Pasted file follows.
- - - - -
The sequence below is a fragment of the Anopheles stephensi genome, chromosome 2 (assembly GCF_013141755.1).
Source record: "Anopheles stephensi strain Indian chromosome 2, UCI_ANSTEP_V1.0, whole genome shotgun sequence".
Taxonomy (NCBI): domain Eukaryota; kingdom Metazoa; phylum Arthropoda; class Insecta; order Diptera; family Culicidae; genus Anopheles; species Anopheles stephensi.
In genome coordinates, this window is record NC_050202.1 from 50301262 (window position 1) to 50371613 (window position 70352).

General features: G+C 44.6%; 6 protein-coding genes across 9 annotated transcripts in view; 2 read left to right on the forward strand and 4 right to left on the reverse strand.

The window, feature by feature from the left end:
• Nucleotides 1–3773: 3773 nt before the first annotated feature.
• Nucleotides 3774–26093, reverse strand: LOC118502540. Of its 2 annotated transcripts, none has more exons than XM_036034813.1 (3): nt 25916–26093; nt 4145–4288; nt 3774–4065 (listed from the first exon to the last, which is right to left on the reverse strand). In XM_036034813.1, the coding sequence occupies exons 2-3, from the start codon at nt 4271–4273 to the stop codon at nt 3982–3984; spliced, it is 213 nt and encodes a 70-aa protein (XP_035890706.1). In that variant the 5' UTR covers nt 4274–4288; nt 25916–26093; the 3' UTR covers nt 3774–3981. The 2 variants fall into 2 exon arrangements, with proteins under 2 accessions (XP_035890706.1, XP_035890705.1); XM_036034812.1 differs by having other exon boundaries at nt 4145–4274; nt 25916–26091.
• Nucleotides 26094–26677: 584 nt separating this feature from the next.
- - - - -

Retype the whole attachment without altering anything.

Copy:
The sequence below is a fragment of the Anopheles stephensi genome, chromosome 2 (assembly GCF_013141755.1).
Source record: "Anopheles stephensi strain Indian chromosome 2, UCI_ANSTEP_V1.0, whole genome shotgun sequence".
Taxonomy (NCBI): domain Eukaryota; kingdom Metazoa; phylum Arthropoda; class Insecta; order Diptera; family Culicidae; genus Anopheles; species Anopheles stephensi.
In genome coordinates, this window is record NC_050202.1 from 50301262 (window position 1) to 50371613 (window position 70352).

General features: G+C 44.6%; 6 protein-coding genes across 9 annotated transcripts in view; 2 read left to right on the forward strand and 4 right to left on the reverse strand.

The window, feature by feature from the left end:
• Nucleotides 1–3773: 3773 nt before the first annotated feature.
• Nucleotides 3774–26093, reverse strand: LOC118502540. Of its 2 annotated transcripts, none has more exons than XM_036034813.1 (3): nt 25916–26093; nt 4145–4288; nt 3774–4065 (listed from the first exon to the last, which is right to left on the reverse strand). In XM_036034813.1, the coding sequence occupies exons 2-3, from the start codon at nt 4271–4273 to the stop codon at nt 3982–3984; spliced, it is 213 nt and encodes a 70-aa protein (XP_035890706.1). In that variant the 5' UTR covers nt 4274–4288; nt 25916–26093; the 3' UTR covers nt 3774–3981. The 2 variants fall into 2 exon arrangements, with proteins under 2 accessions (XP_035890706.1, XP_035890705.1); XM_036034812.1 differs by having other exon boundaries at nt 4145–4274; nt 25916–26091.
• Nucleotides 26094–26677: 584 nt separating this feature from the next.